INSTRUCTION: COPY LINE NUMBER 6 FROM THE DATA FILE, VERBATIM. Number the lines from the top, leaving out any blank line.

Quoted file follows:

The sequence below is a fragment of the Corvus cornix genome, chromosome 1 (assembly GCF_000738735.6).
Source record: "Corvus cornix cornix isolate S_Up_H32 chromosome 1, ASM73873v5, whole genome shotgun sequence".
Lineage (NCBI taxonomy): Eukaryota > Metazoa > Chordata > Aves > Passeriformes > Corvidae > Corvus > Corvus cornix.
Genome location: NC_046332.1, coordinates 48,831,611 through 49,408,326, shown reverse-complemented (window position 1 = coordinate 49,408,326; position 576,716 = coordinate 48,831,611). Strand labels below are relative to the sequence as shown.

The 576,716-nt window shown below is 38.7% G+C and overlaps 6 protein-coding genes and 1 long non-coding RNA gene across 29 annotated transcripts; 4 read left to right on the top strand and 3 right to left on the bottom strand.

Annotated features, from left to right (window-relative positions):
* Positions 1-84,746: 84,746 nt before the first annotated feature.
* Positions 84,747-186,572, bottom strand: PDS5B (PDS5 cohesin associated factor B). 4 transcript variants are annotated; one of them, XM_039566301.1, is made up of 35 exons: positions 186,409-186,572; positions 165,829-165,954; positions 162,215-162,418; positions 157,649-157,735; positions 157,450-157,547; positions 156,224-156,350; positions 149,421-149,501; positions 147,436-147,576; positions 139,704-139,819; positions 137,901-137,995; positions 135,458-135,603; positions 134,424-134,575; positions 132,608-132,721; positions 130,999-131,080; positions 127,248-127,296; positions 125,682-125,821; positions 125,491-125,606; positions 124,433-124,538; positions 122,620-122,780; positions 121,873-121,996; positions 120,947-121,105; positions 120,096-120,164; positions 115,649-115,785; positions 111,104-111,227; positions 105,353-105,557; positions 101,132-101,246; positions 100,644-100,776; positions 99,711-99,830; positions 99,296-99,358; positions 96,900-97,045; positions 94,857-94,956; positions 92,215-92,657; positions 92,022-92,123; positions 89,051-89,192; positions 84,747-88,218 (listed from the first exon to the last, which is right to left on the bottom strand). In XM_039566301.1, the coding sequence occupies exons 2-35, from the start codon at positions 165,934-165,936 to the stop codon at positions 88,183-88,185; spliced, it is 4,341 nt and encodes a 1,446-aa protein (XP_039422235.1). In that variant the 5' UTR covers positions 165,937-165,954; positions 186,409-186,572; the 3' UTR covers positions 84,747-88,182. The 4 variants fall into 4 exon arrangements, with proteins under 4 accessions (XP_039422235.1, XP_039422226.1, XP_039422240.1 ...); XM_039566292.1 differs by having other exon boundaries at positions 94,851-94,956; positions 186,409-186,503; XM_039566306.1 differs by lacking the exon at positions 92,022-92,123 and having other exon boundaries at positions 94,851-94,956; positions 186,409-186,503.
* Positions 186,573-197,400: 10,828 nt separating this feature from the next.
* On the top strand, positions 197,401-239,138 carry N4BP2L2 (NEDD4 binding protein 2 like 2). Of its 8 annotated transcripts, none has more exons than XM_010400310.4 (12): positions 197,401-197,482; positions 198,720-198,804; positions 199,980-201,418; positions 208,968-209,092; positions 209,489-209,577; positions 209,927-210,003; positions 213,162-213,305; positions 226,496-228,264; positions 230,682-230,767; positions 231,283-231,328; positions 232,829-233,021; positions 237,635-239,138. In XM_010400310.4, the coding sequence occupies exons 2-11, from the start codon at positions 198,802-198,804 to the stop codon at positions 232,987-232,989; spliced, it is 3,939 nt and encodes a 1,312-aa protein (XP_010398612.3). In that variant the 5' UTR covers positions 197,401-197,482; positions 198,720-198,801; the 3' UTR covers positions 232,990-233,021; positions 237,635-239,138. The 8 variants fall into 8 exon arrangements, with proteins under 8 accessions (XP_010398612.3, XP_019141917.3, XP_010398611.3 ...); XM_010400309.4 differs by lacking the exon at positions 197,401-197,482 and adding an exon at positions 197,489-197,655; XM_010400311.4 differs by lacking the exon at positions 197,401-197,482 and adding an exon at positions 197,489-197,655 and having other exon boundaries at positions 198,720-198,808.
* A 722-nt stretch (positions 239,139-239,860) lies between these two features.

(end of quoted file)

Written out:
Annotated features, from left to right (window-relative positions):